Rivard Report: So what’s it like to spend Valentine’s Day at the rodeo?
Corey Leamon: To be honest, it seemed like every other day at a rodeo. They always seem full of couples to begin with, but I was slightly disappointed to find not one couple who matched their outfits!
RR: What was your favorite moment/event/photograph from Thursday night’s festivities?
CL: The best event I stumbled across was junior heifer breeding. It amazes me that these kids, all appearing to be under 16-years-old, can care for and control such huge beasts. It must take amazing discipline, and it gives me hope that the idea of ranching and respect for the animals who provide people with so much will live on in some manner, instead of us completely giving-in to heartless, manufactured operations.
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RR: Did you have any challenges while taking this set of photos that you think are unique to rodeo or rodeo-like events?
CL: There are three major difficulties in shooting rodeo environments: lighting, dirty air, and finding concentration. The way the warehouses are built, you are accounting for two types of mixed light (fluorescent and daylight, sometimes incandescent as a third). Those sources of light are also very drastic and never evenly dispersed.
Rodeo also inherently means hay, dirt, and sand flying everywhere; you can’t be afraid to get dirty and you have to be very careful to cover your lens glass (and mirror lens when changing pieces). Cameras are very tedious to clean, especially when you start talking about pollens and dirt.
The third difficulty is how to prevent feeling overwhelmed. There are thousands of moments happening around you, and it takes discipline to key-in and be patient. I have to re-teach this to myself constantly. In the heifer breeding arena, for instance, I spent 20 minutes not getting what I wanted until I backed off, waited, and then saw potential. That was followed by more waiting, until this young girl inched into a stream of light with her heifer. I get a lot of curious looks while I awkwardly stand around, but it pays off.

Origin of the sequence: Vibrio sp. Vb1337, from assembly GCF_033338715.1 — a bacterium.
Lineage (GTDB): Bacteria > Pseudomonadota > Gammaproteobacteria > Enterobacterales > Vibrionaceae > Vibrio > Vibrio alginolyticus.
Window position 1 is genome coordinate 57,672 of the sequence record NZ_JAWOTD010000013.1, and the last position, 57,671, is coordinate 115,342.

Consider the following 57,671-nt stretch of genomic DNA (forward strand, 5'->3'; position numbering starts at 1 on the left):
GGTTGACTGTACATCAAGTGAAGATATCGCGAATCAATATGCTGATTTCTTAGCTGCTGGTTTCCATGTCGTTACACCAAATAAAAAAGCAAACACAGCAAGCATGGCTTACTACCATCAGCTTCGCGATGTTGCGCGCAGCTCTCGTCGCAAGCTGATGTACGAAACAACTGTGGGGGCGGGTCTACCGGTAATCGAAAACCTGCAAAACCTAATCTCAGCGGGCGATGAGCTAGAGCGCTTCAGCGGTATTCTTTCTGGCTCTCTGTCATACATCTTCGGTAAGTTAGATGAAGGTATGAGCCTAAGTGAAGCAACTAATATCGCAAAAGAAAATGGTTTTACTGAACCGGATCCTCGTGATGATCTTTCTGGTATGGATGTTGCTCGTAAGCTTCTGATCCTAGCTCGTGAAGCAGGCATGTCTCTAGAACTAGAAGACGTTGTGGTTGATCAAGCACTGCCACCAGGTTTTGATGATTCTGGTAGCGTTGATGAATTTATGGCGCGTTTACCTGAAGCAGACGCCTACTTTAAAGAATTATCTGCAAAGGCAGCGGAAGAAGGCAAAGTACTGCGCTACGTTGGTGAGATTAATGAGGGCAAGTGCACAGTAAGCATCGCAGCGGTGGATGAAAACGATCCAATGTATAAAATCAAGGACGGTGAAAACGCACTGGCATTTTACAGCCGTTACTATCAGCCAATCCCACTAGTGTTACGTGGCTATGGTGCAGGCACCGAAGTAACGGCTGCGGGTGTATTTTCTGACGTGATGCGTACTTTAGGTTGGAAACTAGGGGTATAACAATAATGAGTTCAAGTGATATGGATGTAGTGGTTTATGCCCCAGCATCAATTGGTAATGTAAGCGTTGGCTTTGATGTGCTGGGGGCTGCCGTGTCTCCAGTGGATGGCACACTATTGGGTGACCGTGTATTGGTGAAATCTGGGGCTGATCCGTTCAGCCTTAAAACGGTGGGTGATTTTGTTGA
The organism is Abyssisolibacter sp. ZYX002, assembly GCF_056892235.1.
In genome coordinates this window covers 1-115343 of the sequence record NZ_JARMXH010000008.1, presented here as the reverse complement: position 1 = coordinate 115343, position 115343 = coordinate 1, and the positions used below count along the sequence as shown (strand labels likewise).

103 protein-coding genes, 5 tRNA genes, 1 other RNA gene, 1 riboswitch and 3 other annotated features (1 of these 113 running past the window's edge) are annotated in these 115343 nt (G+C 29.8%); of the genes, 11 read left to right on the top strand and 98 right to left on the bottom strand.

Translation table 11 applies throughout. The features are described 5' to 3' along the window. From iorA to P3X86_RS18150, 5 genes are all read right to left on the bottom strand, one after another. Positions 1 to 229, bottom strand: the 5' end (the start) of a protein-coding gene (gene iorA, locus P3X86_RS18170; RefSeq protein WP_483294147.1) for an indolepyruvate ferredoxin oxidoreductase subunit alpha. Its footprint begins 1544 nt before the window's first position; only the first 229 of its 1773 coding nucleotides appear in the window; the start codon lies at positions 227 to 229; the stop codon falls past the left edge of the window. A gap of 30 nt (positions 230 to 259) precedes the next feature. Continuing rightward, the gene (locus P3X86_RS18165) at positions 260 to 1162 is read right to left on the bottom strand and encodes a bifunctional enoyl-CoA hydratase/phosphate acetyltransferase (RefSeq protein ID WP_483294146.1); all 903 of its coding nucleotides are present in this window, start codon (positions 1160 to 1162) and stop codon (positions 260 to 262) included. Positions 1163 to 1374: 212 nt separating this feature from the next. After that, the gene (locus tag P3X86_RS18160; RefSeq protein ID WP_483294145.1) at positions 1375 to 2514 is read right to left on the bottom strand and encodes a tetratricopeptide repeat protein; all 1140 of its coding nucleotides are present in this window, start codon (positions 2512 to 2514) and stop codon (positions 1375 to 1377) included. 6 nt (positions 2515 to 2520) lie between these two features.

RR: What made you want to photograph Valentine’s Day at the rodeo of all places?
CL: I honestly thought there would be matching outfits.
RR: What brings you to San Antonio? What keeps you here?
CL: I grew up in the Dallas suburbs and came down to Central Texas for school. After graduating, I moved to San Antonio in June 2011 to work as a graphic designer at Lake|Flato Architects, which is where I still am today. Living in the heart of Texas is what made me finally fall in love with my home state. In the “metroplex”, you are not regularly exposed to the natural beauty and heritage of the state like you are down here. In San Antonio particularly, there is an amazing mix of western and Mexican culture still thriving (and reviving) as the city becomes more urban and progressive.
RR: What brought you into the photography world?
CL: I started taking photography seriously when I was 15, after my mom got me a Nikon D80 for Christmas. Back then I shot more architecture, nature, and portraits of friends – it taught me composition in controlled environments. It wasn’t until college that I began doing freelance in order to keep my finances up for the impending student loan debt.